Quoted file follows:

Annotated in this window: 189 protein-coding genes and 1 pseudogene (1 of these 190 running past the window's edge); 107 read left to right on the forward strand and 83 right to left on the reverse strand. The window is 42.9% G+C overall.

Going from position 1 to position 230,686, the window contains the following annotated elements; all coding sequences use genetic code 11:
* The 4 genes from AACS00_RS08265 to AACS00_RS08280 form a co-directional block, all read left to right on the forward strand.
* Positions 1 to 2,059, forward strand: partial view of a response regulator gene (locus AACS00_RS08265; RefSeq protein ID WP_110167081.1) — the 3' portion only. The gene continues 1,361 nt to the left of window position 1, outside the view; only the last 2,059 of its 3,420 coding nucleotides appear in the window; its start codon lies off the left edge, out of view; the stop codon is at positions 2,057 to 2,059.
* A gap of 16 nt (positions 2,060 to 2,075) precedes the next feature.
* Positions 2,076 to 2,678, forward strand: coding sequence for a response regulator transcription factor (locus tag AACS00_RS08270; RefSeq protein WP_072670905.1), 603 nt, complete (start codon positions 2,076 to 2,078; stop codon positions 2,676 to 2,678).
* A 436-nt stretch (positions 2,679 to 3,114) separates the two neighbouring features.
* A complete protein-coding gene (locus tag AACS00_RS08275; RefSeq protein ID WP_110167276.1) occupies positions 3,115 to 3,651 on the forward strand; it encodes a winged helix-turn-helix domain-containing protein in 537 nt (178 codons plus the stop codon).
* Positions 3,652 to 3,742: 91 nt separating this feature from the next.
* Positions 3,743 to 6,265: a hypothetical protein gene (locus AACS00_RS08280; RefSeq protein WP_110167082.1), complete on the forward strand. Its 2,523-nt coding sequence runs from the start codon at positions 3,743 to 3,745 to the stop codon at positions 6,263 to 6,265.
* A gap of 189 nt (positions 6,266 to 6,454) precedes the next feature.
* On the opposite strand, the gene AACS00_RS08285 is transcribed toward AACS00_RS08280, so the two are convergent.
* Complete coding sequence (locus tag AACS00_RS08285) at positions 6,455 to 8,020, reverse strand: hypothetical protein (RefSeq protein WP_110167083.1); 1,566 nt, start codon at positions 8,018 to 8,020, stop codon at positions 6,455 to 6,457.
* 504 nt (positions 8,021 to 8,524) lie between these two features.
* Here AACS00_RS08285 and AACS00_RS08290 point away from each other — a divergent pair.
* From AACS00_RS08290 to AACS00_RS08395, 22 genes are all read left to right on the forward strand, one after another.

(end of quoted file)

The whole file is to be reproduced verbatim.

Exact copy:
Annotated in this window: 189 protein-coding genes and 1 pseudogene (1 of these 190 running past the window's edge); 107 read left to right on the forward strand and 83 right to left on the reverse strand. The window is 42.9% G+C overall.

Going from position 1 to position 230,686, the window contains the following annotated elements; all coding sequences use genetic code 11:
* The 4 genes from AACS00_RS08265 to AACS00_RS08280 form a co-directional block, all read left to right on the forward strand.
* Positions 1 to 2,059, forward strand: partial view of a response regulator gene (locus AACS00_RS08265; RefSeq protein ID WP_110167081.1) — the 3' portion only. The gene continues 1,361 nt to the left of window position 1, outside the view; only the last 2,059 of its 3,420 coding nucleotides appear in the window; its start codon lies off the left edge, out of view; the stop codon is at positions 2,057 to 2,059.
* A gap of 16 nt (positions 2,060 to 2,075) precedes the next feature.
* Positions 2,076 to 2,678, forward strand: coding sequence for a response regulator transcription factor (locus tag AACS00_RS08270; RefSeq protein WP_072670905.1), 603 nt, complete (start codon positions 2,076 to 2,078; stop codon positions 2,676 to 2,678).
* A 436-nt stretch (positions 2,679 to 3,114) separates the two neighbouring features.
* A complete protein-coding gene (locus tag AACS00_RS08275; RefSeq protein ID WP_110167276.1) occupies positions 3,115 to 3,651 on the forward strand; it encodes a winged helix-turn-helix domain-containing protein in 537 nt (178 codons plus the stop codon).
* Positions 3,652 to 3,742: 91 nt separating this feature from the next.
* Positions 3,743 to 6,265: a hypothetical protein gene (locus AACS00_RS08280; RefSeq protein WP_110167082.1), complete on the forward strand. Its 2,523-nt coding sequence runs from the start codon at positions 3,743 to 3,745 to the stop codon at positions 6,263 to 6,265.
* A gap of 189 nt (positions 6,266 to 6,454) precedes the next feature.
* On the opposite strand, the gene AACS00_RS08285 is transcribed toward AACS00_RS08280, so the two are convergent.
* Complete coding sequence (locus tag AACS00_RS08285) at positions 6,455 to 8,020, reverse strand: hypothetical protein (RefSeq protein WP_110167083.1); 1,566 nt, start codon at positions 8,018 to 8,020, stop codon at positions 6,455 to 6,457.
* 504 nt (positions 8,021 to 8,524) lie between these two features.
* Here AACS00_RS08285 and AACS00_RS08290 point away from each other — a divergent pair.
* From AACS00_RS08290 to AACS00_RS08395, 22 genes are all read left to right on the forward strand, one after another.